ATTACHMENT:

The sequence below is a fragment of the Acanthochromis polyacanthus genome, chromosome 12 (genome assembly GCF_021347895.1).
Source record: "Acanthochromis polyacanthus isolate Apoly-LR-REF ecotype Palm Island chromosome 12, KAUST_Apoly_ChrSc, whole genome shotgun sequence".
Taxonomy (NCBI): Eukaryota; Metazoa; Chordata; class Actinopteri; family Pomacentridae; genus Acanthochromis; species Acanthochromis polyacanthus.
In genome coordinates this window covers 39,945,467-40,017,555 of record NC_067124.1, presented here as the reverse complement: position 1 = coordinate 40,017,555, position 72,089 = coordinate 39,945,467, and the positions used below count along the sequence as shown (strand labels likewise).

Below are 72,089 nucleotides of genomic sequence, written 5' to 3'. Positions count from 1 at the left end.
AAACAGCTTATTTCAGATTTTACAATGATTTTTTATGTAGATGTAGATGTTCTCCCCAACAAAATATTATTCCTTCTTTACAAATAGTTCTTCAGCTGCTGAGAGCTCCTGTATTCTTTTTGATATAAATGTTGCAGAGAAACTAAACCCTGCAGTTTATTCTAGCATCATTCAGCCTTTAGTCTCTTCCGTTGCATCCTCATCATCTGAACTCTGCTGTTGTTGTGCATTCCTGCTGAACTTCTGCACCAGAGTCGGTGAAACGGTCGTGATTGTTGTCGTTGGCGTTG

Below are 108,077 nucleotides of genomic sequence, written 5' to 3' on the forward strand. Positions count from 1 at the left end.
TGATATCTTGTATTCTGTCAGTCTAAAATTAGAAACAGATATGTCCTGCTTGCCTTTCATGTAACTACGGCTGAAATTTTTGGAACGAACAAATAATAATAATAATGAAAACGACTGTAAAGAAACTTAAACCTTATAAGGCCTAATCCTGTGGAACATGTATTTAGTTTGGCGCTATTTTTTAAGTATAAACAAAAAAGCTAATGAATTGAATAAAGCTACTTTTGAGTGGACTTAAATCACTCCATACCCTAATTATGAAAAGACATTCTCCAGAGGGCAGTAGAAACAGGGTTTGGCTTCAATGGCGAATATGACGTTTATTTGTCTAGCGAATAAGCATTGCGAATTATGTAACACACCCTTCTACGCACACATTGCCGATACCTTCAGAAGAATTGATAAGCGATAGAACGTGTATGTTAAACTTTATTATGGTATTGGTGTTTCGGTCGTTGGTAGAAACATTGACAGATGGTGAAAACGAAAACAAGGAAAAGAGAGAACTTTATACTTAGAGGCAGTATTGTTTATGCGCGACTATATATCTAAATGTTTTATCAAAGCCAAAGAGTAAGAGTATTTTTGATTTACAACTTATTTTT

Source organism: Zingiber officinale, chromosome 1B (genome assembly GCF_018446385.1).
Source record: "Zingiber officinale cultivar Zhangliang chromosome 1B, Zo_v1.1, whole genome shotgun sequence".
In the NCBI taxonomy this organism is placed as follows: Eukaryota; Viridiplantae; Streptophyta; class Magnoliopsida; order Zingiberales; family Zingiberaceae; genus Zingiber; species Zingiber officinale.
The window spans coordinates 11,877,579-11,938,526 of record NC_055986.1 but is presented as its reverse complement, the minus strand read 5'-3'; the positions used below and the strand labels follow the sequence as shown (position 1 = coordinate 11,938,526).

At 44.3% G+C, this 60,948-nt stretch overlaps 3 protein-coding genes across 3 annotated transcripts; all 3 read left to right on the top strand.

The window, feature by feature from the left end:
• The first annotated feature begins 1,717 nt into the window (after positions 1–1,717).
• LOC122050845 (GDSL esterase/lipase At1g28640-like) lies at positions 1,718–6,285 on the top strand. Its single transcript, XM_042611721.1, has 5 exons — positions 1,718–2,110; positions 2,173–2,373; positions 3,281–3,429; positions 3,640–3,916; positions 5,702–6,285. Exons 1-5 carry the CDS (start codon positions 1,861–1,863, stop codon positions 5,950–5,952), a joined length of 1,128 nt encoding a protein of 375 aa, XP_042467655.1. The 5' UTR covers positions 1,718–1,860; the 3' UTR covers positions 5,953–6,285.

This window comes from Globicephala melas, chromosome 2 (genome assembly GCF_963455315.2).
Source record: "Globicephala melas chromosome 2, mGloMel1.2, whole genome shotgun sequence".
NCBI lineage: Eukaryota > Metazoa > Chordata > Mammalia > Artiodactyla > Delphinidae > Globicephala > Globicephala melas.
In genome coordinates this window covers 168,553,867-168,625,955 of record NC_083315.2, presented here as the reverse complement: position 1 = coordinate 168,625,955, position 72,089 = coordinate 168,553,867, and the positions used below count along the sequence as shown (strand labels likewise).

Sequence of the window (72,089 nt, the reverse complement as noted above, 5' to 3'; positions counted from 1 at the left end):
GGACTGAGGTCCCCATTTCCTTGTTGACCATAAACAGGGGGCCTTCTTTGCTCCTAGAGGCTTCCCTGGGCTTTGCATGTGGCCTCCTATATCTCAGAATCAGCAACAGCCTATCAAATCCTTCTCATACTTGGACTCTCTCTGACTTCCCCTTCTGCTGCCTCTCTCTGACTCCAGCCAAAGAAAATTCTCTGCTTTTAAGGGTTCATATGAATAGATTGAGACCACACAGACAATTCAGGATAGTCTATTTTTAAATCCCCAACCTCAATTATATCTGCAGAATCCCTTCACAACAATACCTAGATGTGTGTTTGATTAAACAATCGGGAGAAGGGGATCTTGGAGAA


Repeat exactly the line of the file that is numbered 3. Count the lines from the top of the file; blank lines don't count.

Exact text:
Taxonomy (NCBI): Eukaryota; Metazoa; Chordata; class Actinopteri; family Pomacentridae; genus Acanthochromis; species Acanthochromis polyacanthus.